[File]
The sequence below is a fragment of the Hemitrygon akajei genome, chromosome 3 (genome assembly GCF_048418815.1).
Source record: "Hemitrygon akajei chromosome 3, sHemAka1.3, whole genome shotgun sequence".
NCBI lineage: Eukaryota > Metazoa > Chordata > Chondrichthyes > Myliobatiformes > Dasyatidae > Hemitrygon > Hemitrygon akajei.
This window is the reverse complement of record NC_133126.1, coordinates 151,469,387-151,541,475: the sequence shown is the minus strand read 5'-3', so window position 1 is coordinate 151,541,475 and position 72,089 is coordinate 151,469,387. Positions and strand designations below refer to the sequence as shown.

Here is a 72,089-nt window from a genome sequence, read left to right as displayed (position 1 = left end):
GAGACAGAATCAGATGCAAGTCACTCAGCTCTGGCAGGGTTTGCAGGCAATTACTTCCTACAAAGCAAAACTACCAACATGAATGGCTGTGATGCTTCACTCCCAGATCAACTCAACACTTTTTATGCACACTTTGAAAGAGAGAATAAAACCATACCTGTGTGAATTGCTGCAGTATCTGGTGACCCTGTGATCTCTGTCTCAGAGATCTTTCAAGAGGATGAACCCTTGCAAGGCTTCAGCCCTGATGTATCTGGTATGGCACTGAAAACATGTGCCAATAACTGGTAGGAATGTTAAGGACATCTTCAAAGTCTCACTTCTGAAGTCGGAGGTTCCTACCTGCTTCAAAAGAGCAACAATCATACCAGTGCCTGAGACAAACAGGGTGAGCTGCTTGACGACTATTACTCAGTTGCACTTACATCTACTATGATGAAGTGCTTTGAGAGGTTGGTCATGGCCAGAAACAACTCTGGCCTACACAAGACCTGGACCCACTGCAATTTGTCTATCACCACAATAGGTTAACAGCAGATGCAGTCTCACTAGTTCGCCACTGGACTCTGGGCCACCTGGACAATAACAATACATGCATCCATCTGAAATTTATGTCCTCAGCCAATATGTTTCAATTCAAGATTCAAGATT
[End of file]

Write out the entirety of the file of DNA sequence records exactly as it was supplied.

The sequence below is a fragment of the Hemitrygon akajei genome, chromosome 3 (genome assembly GCF_048418815.1).
Source record: "Hemitrygon akajei chromosome 3, sHemAka1.3, whole genome shotgun sequence".
NCBI lineage: Eukaryota > Metazoa > Chordata > Chondrichthyes > Myliobatiformes > Dasyatidae > Hemitrygon > Hemitrygon akajei.
This window is the reverse complement of record NC_133126.1, coordinates 151,469,387-151,541,475: the sequence shown is the minus strand read 5'-3', so window position 1 is coordinate 151,541,475 and position 72,089 is coordinate 151,469,387. Positions and strand designations below refer to the sequence as shown.

Here is a 72,089-nt window from a genome sequence, read left to right as displayed (position 1 = left end):
GAGACAGAATCAGATGCAAGTCACTCAGCTCTGGCAGGGTTTGCAGGCAATTACTTCCTACAAAGCAAAACTACCAACATGAATGGCTGTGATGCTTCACTCCCAGATCAACTCAACACTTTTTATGCACACTTTGAAAGAGAGAATAAAACCATACCTGTGTGAATTGCTGCAGTATCTGGTGACCCTGTGATCTCTGTCTCAGAGATCTTTCAAGAGGATGAACCCTTGCAAGGCTTCAGCCCTGATGTATCTGGTATGGCACTGAAAACATGTGCCAATAACTGGTAGGAATGTTAAGGACATCTTCAAAGTCTCACTTCTGAAGTCGGAGGTTCCTACCTGCTTCAAAAGAGCAACAATCATACCAGTGCCTGAGACAAACAGGGTGAGCTGCTTGACGACTATTACTCAGTTGCACTTACATCTACTATGATGAAGTGCTTTGAGAGGTTGGTCATGGCCAGAAACAACTCTGGCCTACACAAGACCTGGACCCACTGCAATTTGTCTATCACCACAATAGGTTAACAGCAGATGCAGTCTCACTAGTTCGCCACTGGACTCTGGGCCACCTGGACAATAACAATACATGCATCCATCTGAAATTTATGTCCTCAGCCAATATGTTTCAATTCAAGATTCAAGATT